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VFA: Philippines says it will not conclude US military access agreement amid South China sea tensions

President Rodrigo Duterte had decided to keep the Visiting Forces Agreement (VFA) “in the light of political and other developments in the region,” Philippine Foreign Secretary Teodoro Locsin Jr. said in a social media post Tuesday.

The agreement, signed in 1988, gives US military aircraft and ships free entry into the Philippines and relaxes visa restrictions for US military personnel.

The Philippine government gave the United States 180 days notice to close the deal in February, suggesting that Manila needed to rely on its own resources for its defense. On Tuesday, the United States welcomed the change of heart.

“Our long-standing alliance has benefited both countries and we look forward to continuing close security and defense cooperation with the Philippines,”

; said a statement from the US Embassy in Manila.

The Philippines was once home to two of the largest US military bases outside the United States: Clark Air Base and Subic Bay Naval Station.

Although they ceased to be US bases in the early 1990s, US forces still had access to them under the VFA and Manila maintained strong military ties with Washington.

But in recent years, Duterte has teared away historical ties with the United States and with China, which has offered a closer economic relationship with Manila.

“I need China. More than anyone else at this point, I need China,” Duterte said before fleeing to China in April 2018.

Compared to its predecessors, Duterte has regarded the Philippines’ ongoing territorial dispute over the South China Sea as more negotiable.

Both the Philippines and China belong to several countries with overlapping requirements at sea or parts of it. China claims almost the entire South China Sea’s 1.3 million square miles as its own, even though other claimants have boundaries far closer to the disputed waters.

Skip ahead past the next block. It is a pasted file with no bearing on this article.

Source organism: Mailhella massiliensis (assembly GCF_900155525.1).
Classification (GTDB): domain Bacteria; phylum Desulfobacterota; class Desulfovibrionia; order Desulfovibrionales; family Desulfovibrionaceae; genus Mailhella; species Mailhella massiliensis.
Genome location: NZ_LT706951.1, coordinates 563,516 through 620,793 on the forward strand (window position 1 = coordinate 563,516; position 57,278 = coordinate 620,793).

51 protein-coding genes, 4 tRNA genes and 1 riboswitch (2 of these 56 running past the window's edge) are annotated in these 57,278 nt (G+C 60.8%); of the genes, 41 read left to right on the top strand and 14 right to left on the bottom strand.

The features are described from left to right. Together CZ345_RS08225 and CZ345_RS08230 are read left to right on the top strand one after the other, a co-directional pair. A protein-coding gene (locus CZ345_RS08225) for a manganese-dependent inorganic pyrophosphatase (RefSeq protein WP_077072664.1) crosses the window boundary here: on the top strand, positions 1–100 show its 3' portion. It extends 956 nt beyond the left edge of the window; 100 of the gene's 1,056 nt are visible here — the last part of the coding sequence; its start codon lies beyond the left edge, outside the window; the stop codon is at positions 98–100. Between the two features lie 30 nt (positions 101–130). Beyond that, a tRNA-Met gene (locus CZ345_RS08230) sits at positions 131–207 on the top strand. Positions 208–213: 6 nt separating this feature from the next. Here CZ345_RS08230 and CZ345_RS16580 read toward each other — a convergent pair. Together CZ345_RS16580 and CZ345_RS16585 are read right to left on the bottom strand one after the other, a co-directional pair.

Last year, Duterte said he had been offered a controlling stake in a joint energy deal by Chinese President Xi Jinping in exchange for ignoring an international arbitration in Manila’s favor for the South China Sea.
In 2016, a court in The Hague ruled in favor of the Philippines in a maritime dispute, concluding that China has no legal basis for claiming historical rights to the majority of the South China Sea.

However, China has increased its military presence on islands that are also claimed by Manila.

For the past two months, the People’s Liberation Army has moved advanced war and reconnaissance aircraft towards Fiery Cross, known as the Kagitingan in the Philippines, in the Spratly Islands chain.

Beijing has also made Fiery Cross a part of southern Hainan Province and created two new administrative districts covering the South China Sea, headquartered in Paracel Islands, another archipelago island with disputed claims.

In addition, China has maintained a presence of maritime militia vessels around Thitu Island, the largest Philippine-occupied island in the Spratly archipelago, for over a year, according to the Asia Maritime Transparency Initiative.

An average of 18 Chinese vessels have been around the island each day, according to an AMTI satellite analysis published in March, which hinders Philippine attempts to build infrastructure there.

On Wednesday, Locsin indicated that the Philippines sees the United States playing a role in the region for a long time to come.

“We look forward to continuing our strong military partnership with the United States, even as we continue to reach out to our regional allies in building a common defense against lasting stability, peace and continued economic progress and prosperity in our part of the world , “he said.

CNN’s Sophie Jeong contributed to this report.

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